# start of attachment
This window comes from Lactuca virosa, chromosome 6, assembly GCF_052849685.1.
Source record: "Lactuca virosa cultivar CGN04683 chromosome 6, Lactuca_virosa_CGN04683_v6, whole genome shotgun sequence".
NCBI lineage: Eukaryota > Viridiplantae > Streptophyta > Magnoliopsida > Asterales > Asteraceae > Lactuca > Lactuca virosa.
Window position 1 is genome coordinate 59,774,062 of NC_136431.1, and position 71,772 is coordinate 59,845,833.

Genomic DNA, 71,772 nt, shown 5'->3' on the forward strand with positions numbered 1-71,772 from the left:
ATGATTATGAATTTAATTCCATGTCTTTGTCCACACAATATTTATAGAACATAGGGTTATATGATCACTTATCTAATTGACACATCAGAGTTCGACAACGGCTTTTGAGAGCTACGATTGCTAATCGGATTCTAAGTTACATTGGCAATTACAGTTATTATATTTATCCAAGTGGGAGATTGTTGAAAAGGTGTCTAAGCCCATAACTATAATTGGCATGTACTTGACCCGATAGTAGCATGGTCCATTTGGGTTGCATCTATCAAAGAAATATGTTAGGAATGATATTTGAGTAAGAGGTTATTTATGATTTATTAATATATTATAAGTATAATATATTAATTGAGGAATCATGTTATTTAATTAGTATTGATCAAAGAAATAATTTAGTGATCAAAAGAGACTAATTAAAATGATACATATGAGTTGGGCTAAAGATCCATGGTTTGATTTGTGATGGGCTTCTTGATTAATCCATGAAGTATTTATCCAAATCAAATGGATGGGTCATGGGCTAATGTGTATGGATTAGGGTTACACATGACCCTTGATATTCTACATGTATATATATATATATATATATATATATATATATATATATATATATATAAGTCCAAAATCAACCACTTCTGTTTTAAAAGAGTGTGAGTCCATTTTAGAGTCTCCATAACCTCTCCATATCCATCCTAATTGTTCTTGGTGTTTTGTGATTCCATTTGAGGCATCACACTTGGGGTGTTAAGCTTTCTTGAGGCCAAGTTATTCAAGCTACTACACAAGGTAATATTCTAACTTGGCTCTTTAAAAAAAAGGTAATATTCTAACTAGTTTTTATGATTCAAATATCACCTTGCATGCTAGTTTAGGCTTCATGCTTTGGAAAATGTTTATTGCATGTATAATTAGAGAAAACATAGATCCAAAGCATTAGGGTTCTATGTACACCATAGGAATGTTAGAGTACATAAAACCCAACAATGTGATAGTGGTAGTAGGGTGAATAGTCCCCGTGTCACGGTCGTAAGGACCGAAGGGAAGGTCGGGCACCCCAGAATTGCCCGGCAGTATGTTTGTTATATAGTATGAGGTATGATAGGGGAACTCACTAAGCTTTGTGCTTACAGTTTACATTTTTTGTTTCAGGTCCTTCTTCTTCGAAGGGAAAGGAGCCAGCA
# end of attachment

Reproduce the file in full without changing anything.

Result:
This window comes from Lactuca virosa, chromosome 6, assembly GCF_052849685.1.
Source record: "Lactuca virosa cultivar CGN04683 chromosome 6, Lactuca_virosa_CGN04683_v6, whole genome shotgun sequence".
NCBI lineage: Eukaryota > Viridiplantae > Streptophyta > Magnoliopsida > Asterales > Asteraceae > Lactuca > Lactuca virosa.
Window position 1 is genome coordinate 59,774,062 of NC_136431.1, and position 71,772 is coordinate 59,845,833.

Genomic DNA, 71,772 nt, shown 5'->3' on the forward strand with positions numbered 1-71,772 from the left:
ATGATTATGAATTTAATTCCATGTCTTTGTCCACACAATATTTATAGAACATAGGGTTATATGATCACTTATCTAATTGACACATCAGAGTTCGACAACGGCTTTTGAGAGCTACGATTGCTAATCGGATTCTAAGTTACATTGGCAATTACAGTTATTATATTTATCCAAGTGGGAGATTGTTGAAAAGGTGTCTAAGCCCATAACTATAATTGGCATGTACTTGACCCGATAGTAGCATGGTCCATTTGGGTTGCATCTATCAAAGAAATATGTTAGGAATGATATTTGAGTAAGAGGTTATTTATGATTTATTAATATATTATAAGTATAATATATTAATTGAGGAATCATGTTATTTAATTAGTATTGATCAAAGAAATAATTTAGTGATCAAAAGAGACTAATTAAAATGATACATATGAGTTGGGCTAAAGATCCATGGTTTGATTTGTGATGGGCTTCTTGATTAATCCATGAAGTATTTATCCAAATCAAATGGATGGGTCATGGGCTAATGTGTATGGATTAGGGTTACACATGACCCTTGATATTCTACATGTATATATATATATATATATATATATATATATATATATATATATATATAAGTCCAAAATCAACCACTTCTGTTTTAAAAGAGTGTGAGTCCATTTTAGAGTCTCCATAACCTCTCCATATCCATCCTAATTGTTCTTGGTGTTTTGTGATTCCATTTGAGGCATCACACTTGGGGTGTTAAGCTTTCTTGAGGCCAAGTTATTCAAGCTACTACACAAGGTAATATTCTAACTTGGCTCTTTAAAAAAAAGGTAATATTCTAACTAGTTTTTATGATTCAAATATCACCTTGCATGCTAGTTTAGGCTTCATGCTTTGGAAAATGTTTATTGCATGTATAATTAGAGAAAACATAGATCCAAAGCATTAGGGTTCTATGTACACCATAGGAATGTTAGAGTACATAAAACCCAACAATGTGATAGTGGTAGTAGGGTGAATAGTCCCCGTGTCACGGTCGTAAGGACCGAAGGGAAGGTCGGGCACCCCAGAATTGCCCGGCAGTATGTTTGTTATATAGTATGAGGTATGATAGGGGAACTCACTAAGCTTTGTGCTTACAGTTTACATTTTTTGTTTCAGGTCCTTCTTCTTCGAAGGGAAAGGAGCCAGCA